Anyone who has made a living sitting in a cubicle has at one time or another wondered if there is more to life than pushing the proverbial pencils. These second thoughts are central to our existence as working folk. Often, when that meeting has dragged on an hour to long or when the boss is peppering you with inane suggestions, you wonder what it would be like to do something that really matters. Absolutely American by David Lipsky is about a group of people, West Point cadets, who have decided to or been thrust into a profession that, in the eyes of the government and much of the population, really matters. Their concerns are not the cubicle but of hewing to countless regulations, eight-mile road marches in full gear, and ultimately sending people into battle one day. According to Lipsky’s introduction, he went to West Point, the military academy that trains army officers, to write an article for Rolling Stone, and he eventually found himself fascinated by the enthusiasm he found there. Lipsky ended up spending four years following the cadets. The book reads like a magazine article, and Lipsky’s writing rarely falters. He presents a West Point that is infinitely more complicated than the typical stereotype of the army. It is an Army that is at war with itself internally, as it tries to become more diverse and progressive. The book covers the years 1998 to 2002, so we get to see the transformation that September 11 causes in both the cadets and the army itself. Lipsky’s greatest feat is to make the reader realize that behind the “high and tight” haircuts, the uniform, and the stern demeanor, those who are called to the military are as complicated and conflicted as the rest of us.
“Six things you can’t live without,” the online dating site commanded to me to include in my new profile. The blank spot below the prompt begged for something more than a tepid, “addicted to my iPhone/I love my mother” answer, but I felt stumped. What to say? After a moment’s hesitation, I went full geek. I can’t live without cytosine, adenine, guanine, thymine, and uracil, I wrote. I also like cappuccino.
It’s true: like all living things, I’d be nothing without the components of my DNA. (I could not exist at all, in fact.) But the nitrogenous base pairs I’d listed were clearly unfamiliar to plenty of prospective online suitors — which is also true for a large percentage of the American public. For them — for all of us — a trip through Siddhartha Mukherjee’s The Gene: An Intimate History offers startling clarity.
The Gene is a follow-up to Mukherjee’s Pulitzer Prize-winning medical history of cancer, The Emperor of All Maladies. “The archetypal genomic disease is cancer,” Mukherjee explains in The Gene, connecting that book to this one (he later calls The Gene a “prequel” to The Emperor). While it’s fair enough to say that genes influence the development of cancer — and while Mukherjee spends a fair number of words to describe how that can happen — The Gene extends far beyond that relatively niche topic. Rather, Mukherjee tackles the entire history of genetics, from its origins as a passion project of a Czech monk named Gregor Mendel to Charles Darwin’s journeys to Galapagos to the Nobel Prize-winning discovery of the structure of DNA by James Watson, Francis Crick, and their colleagues. After rehashing that relatively well-known history, he traverses more recent, obscure, and often contentious topics, including eugenics, gene therapy, and the daunting ethical challenges of the future. In short, the work serves as a kind of primer on the whole of the topic, an unsurprising repackaging of a few major sections of an undergrad biology degree.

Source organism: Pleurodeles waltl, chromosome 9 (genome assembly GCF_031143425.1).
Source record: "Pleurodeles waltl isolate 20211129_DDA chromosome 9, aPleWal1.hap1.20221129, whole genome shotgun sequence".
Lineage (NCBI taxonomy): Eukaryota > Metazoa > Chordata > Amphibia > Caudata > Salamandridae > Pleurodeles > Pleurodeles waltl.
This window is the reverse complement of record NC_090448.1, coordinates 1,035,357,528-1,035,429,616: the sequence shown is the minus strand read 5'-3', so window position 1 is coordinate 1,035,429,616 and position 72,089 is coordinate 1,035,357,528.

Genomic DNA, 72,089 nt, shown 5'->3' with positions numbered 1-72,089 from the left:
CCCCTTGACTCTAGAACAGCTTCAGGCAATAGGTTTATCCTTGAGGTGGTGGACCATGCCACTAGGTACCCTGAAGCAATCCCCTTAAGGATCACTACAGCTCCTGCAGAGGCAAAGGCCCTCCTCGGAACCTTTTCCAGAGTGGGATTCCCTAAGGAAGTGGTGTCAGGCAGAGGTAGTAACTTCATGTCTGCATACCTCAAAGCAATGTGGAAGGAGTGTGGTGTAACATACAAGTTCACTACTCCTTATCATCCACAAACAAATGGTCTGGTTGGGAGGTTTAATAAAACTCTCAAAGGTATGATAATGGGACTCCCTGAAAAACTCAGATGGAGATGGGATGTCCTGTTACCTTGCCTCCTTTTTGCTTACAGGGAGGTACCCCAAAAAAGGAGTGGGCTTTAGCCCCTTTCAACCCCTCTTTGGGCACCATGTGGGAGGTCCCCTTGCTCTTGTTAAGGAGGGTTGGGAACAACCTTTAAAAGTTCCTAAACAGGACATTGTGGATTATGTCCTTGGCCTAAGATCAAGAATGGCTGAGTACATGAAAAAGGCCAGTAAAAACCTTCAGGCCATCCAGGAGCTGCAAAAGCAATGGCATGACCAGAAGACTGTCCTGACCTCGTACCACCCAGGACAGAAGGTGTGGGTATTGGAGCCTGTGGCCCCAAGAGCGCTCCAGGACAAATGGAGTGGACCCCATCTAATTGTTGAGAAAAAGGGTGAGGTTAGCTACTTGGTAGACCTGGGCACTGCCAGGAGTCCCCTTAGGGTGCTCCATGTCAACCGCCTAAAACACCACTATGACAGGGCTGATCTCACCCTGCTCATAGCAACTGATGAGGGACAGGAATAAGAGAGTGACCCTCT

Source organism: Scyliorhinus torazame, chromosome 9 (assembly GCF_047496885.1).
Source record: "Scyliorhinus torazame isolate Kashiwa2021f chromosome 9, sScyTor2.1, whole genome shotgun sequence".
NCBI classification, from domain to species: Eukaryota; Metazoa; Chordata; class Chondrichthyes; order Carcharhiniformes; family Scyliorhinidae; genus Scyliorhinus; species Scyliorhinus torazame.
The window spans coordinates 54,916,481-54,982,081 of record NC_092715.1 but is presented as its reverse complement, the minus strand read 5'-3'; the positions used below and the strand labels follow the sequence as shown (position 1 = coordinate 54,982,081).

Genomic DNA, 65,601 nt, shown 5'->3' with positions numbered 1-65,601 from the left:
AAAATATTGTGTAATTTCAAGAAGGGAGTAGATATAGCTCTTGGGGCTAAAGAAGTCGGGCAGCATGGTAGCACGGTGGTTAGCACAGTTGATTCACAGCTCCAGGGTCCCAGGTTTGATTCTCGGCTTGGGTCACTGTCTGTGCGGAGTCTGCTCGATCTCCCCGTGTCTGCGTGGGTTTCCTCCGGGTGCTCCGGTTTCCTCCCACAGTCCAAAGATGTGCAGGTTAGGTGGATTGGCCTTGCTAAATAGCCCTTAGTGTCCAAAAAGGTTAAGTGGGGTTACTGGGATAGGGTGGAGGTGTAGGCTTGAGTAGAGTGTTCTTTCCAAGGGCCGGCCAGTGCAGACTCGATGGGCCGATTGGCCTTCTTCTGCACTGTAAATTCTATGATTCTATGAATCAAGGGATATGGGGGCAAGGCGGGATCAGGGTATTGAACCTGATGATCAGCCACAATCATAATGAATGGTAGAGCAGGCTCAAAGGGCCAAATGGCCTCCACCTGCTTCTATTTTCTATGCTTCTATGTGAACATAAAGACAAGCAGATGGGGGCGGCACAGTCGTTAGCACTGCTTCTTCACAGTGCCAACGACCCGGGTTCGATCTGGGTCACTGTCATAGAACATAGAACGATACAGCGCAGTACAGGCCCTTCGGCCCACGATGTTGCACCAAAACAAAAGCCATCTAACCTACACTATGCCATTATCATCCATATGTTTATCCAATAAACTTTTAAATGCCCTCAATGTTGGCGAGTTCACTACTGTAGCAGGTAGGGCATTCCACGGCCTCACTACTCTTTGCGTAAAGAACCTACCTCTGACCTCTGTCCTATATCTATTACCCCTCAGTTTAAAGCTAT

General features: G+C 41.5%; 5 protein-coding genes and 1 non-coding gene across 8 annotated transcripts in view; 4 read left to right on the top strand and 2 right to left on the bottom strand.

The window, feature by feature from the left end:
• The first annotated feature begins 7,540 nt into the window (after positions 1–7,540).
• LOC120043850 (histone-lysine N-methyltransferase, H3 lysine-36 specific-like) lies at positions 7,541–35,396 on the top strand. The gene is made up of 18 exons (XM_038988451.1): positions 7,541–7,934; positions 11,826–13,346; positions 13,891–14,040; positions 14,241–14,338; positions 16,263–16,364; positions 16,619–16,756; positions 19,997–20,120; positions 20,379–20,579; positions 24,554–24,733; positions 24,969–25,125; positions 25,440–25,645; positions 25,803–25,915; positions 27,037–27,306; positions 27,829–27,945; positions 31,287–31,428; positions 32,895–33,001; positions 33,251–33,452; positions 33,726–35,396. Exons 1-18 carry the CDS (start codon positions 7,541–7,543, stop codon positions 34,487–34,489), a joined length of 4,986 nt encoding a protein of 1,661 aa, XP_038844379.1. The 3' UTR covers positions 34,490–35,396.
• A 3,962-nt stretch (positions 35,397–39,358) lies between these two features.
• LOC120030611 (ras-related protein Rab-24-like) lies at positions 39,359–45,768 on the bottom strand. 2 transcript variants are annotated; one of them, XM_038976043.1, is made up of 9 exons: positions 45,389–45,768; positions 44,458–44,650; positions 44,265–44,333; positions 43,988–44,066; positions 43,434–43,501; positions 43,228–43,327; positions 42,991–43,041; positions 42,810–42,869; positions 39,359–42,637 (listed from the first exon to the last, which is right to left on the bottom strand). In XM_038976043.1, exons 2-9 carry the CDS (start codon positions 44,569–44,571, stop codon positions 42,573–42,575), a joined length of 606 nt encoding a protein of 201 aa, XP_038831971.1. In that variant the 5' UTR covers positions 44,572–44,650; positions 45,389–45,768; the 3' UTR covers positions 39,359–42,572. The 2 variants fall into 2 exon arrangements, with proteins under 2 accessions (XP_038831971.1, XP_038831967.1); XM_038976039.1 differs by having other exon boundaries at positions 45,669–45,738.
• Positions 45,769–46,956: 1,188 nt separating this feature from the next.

That said, it’s more appealing than any other molecular biology text I can recall. “Excuse my big yawn, but I just came from my own lecture,” a genetics professor tells a student halfway through the book. The comment is as an apt reminder of the Spockian science-nerd stereotype (perhaps the reason I’m still single?) and it almost comes across as Mukherjee’s admonishment to himself. He needn’t have worried. The book is defined best not by a crack about boredom but rather by a remark Mukherjee co-opts from the French impressionist Paul Cézanne, who once said about his friend Claude Monet: “Monet is but an eye, but, God, what an eye.”
“DNA, by that same logic, is but a chemical,” Mukherjee writes. “But, God, what a chemical.”
Humans depend on DNA, but not only. All life makes use of the exact same unique double helix of base pairs, sugar, phosphate, and water molecules. “A gene from a blue whale can be inserted into a microscopic bacterium and it will be deciphered accurately and with near perfect fidelity,” Mukherjee notes. Elsewhere, he constructs a list of DNA’s features in evocative, quasi-anthropomorphic language: “it is fiercely inventive…encrusted with history…[and] poised to evolve.”
Of course, our genes are also tightly tied to our daily existence — although that, too, Mukherjee describes as “surprisingly beautiful:” “On a vast stretch of [human] chromosome eleven, for instance, there is a causeway dedicated entirely to the sensation of smell. Here, a cluster of 155 closely related genes,” encodes “professional smell sensors…[for] spearmint, lemon, caraway, jasmine, vanilla, ginger, pepper.” The author’s enthusiasm for his simultaneously transcendent and mundane subject can make the dense text feel light.